January 13, 2012 (JUBA/KHARTOUM) - South Sudan on Sunday rejected a Sudanese demand seeking 50% of seats on the Joint Abyei Area Legislative Council (JAALC), as the two parties started talks in Addis Ababa on the formation of the administrative organs in the disputed area.
- Abyei, the main contested region between Sudan and South Sudan (BBC)
Earlier this month, a bilateral presidential summit agreed that an interim administration be immediately established as prerequisite to settling the final status of the fertile and oil-producing area.
As directed by the two heads of state at the last summit, the Abyei Joint Oversight Committee (AJOC) met in the Ethiopian, Addis Ababa on Sunday to share names of the officials they wish to appoint to the administration and to finalise other issues.
Luka Biong Deng, South Sudan’s Co-Chair on the AJOC said the two sides agreed to form the joint interim administration. He, however, added they could not proceed with formation of the Abyei parliament after Sudan introduced a new demand, seeking equal membership in the area council.
"We have met and held discussions during which we exchanged names of officials to be in the joint interim administration in Abyei. This is to comply with the directives of the two heads of state in the last which directs Abyei Joint Oversight Committee to meet and form Abyei area administration, the council and police service", he said.
However, he pointed out that they failed to form the local legislative body because "Sudan has come up with new demand. They want 50% membership in the council which is contrary to the previous arrangement”, Deng told Sudan Tribune by phone from Addis Ababa, Ethiopia on Sunday.
In accordance with the provisions of Abyei Protocol 40% of the council seats would be allocated to Sudan and 60% to South Sudan.
On the other hand Al-Khair Al-Fahim, AJOC co-chair from the Sudanese side confirmed that they asked to increase the number of seats allocated to Khartoum government.
He however did not elaborate on the reason for such demand stressing the need for a joint willingness to advance in the formation of local institutions.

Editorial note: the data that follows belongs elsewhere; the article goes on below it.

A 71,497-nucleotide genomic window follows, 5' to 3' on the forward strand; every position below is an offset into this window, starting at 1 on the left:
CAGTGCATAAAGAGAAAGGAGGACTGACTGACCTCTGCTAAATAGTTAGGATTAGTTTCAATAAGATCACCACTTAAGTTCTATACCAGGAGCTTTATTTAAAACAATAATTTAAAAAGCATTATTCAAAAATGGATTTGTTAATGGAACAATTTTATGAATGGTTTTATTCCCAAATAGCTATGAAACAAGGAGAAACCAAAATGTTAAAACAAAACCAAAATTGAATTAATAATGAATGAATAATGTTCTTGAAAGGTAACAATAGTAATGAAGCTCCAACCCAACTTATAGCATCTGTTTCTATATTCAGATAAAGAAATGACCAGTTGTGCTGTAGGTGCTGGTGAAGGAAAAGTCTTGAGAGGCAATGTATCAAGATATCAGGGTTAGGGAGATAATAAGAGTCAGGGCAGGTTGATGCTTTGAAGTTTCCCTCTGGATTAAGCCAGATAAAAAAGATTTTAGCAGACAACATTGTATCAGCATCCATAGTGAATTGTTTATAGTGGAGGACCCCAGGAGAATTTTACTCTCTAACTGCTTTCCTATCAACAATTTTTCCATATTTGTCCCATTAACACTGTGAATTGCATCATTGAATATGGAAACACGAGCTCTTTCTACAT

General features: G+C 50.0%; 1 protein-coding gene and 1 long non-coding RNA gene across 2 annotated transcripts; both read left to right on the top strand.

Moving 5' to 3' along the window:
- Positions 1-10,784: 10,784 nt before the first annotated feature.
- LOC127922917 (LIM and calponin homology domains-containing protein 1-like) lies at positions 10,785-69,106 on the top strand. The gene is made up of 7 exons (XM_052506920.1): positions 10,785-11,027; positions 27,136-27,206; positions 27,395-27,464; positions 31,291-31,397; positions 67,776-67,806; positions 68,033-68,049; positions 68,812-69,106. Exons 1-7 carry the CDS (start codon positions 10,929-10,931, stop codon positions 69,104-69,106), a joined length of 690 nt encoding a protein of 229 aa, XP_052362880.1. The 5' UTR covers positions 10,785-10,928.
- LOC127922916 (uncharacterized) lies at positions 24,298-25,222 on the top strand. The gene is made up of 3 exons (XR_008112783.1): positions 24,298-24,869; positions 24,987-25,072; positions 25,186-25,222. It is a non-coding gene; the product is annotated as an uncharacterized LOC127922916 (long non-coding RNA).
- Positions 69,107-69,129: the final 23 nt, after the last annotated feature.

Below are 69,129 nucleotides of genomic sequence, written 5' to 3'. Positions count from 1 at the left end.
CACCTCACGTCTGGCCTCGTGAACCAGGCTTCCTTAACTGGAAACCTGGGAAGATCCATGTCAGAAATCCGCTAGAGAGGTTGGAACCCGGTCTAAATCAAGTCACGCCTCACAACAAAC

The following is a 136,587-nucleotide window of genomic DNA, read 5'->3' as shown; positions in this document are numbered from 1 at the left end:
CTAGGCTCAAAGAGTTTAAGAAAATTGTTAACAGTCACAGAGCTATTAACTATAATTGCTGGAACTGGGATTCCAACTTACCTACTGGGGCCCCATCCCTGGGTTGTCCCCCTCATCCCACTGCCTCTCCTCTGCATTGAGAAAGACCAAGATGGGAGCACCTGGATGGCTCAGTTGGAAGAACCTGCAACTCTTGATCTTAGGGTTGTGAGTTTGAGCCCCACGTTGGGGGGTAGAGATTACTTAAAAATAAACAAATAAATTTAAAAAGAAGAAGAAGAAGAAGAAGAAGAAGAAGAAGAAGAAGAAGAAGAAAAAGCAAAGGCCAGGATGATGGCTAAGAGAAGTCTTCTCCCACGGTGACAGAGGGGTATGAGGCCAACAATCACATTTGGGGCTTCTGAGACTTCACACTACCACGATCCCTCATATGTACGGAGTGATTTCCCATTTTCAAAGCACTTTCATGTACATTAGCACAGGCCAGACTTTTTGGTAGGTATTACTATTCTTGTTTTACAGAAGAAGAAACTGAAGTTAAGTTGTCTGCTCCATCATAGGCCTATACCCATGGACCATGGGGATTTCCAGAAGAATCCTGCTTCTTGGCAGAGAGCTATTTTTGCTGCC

The disagreement over the participation of Misseriya nomads in a referendum on the fate of the disputed region led to postpone a the crucial vote which had to take place in January 2011.
Deng said the new proposal on the Abyei Administration shows clearly that: “The government of Sudan is not interested in resolving the final status of Abyei. This can now be seen in this new proposal. With such mindset, they are just wasting time and resources.”
- Members of the Abyei Joint Oversight Committee at a meeting (AU)
The official further added that it is time for the international community, particularly the African Union and regional bodies to take a "bold decision" and endorse former South African President Thabo Mbeki’s September proposal on the issue.
Mbeki, who heads the African Union High-Level Implementation Panel (AUHIP) on Sudan and South Sudan, suggested that a binding referendum takes place in October without the participation of Misseriya not living in Abyei.
This has been accepted by South Sudan, but rejected by Khartoum, as the indigenous Dinka Ngok would be expected to vote for Abyei to be transferred into South Sudan, from where it was moved by the British in 1905.
"Because we could not reach an understanding, we decided that we leave it to the lead negotiators", Biong said.
Previous understandings on the council, he said, gives South Sudan 12 seats in the and eight seats to Sudan, from which 4 seats would be given to the Dinka Ngok members of Sudan’s governing National Congress Party in the area.